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Tips for lowering cortisol levels

Here are some lifestyle changes that may help manage cortisol levels:

Summary: While cortisol is an important hormone, chronically high levels may lead to obesity, heart disease, and diabetes. Eating a healthy diet, exercising regularly, optimizing sleep, and practicing mindfulness may help lower your levels.

5. Estrogen

Estrogen is a sex hormone responsible for regulating the female reproductive system and the immune, skeletal, and vascular systems.

Levels of this hormone change during life stages such as pregnancy, nursing, and menopause, as well as throughout the menstrual cycle.

High estrogen levels, often seen in people with obesity, are associated with an increased risk of certain cancers and other chronic diseases.

Conversely, low levels — typically seen with aging, perimenopause, and menopause — may affect body weight and fat, increasing your risk of chronic ailments.

Individuals with low estrogen levels often experience central obesity, an accumulation of weight around the body’s trunk. This can lead to other health problems like high blood sugar, high blood pressure, and heart disease.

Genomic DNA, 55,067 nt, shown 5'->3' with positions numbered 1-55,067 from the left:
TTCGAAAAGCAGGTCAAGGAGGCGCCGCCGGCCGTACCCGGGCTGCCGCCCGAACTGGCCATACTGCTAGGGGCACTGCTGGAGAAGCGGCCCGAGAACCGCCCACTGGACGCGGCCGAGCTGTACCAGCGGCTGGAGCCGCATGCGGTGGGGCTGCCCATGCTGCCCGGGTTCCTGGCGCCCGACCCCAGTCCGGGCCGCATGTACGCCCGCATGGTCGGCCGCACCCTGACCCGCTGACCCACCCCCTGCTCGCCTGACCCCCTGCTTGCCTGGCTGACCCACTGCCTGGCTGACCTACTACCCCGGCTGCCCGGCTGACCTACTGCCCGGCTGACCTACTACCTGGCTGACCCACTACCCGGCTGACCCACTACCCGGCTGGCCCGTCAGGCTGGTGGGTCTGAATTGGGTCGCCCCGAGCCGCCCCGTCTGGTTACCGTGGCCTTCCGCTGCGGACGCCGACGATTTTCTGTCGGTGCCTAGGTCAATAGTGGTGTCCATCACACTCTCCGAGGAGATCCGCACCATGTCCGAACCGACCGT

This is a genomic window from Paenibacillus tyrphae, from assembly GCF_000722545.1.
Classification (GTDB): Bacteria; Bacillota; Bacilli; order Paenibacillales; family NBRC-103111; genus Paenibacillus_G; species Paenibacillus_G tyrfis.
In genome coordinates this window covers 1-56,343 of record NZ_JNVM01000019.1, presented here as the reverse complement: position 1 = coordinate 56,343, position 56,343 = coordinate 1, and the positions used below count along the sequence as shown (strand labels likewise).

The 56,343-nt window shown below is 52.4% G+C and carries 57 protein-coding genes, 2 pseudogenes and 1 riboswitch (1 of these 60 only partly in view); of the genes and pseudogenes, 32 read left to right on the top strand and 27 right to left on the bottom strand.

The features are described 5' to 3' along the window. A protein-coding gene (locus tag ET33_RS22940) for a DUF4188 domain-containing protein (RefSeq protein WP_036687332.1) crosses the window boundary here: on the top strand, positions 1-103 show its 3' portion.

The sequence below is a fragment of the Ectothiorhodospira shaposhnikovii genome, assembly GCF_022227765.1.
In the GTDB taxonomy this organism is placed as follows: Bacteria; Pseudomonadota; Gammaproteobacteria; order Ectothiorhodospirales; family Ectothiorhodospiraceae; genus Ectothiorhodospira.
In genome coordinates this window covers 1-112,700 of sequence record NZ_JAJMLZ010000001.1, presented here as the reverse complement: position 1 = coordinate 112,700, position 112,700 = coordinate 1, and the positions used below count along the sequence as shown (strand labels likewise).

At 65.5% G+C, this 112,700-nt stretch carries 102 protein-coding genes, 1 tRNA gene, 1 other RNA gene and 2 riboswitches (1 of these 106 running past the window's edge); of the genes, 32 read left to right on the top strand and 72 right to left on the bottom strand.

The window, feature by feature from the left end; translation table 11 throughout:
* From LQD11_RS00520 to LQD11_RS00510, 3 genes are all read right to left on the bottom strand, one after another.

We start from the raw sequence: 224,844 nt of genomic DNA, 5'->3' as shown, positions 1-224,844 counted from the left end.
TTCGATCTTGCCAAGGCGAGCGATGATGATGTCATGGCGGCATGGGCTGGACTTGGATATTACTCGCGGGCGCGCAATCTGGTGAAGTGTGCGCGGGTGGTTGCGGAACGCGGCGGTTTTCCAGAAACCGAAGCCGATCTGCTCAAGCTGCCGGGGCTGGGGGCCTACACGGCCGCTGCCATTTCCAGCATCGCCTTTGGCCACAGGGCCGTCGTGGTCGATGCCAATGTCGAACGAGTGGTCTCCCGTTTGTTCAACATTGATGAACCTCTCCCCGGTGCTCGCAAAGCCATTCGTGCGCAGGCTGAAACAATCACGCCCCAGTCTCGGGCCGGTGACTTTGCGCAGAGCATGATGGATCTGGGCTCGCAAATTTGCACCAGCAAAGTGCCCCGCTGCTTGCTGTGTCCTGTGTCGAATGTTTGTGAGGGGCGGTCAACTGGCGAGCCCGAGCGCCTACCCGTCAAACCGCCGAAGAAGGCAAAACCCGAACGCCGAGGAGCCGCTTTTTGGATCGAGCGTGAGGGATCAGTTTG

You can lower your risk of many health conditions through lifestyle changes — especially by maintaining a healthy weight.

Suggested read: How to lose visceral fat

Tips to maintain healthy estrogen levels

To keep estrogen levels at a healthy equilibrium, try some of these techniques:

Summary: Both high and low levels of the sex hormone estrogen may lead to weight gain and ultimately increase your risk of disease, so it’s important to maintain healthy lifestyle habits to keep these risks low.

6. Neuropeptide Y

Neuropeptide Y (NPY) is a hormone produced by cells in your brain and nervous system that stimulates appetite and decreases energy expenditure in response to fasting or stress.

Because it may stimulate food intake, NPY is associated with obesity and weight gain.

It’s activated in fat tissue and may increase fat storage and lead to abdominal obesity and metabolic syndrome, increasing the risk of chronic diseases.

Research has shown that NPY’s mechanisms that lead to obesity may also cause an inflammatory response, further worsening health conditions.

Tips for maintaining low NPY levels

Here are some tips for maintaining healthy levels of NPY:

Summary: NPY is an appetite-stimulating hormone that may lead to obesity. To maintain healthy levels, it may be helpful to exercise regularly and eat well.

7. Glucagon-like peptide-1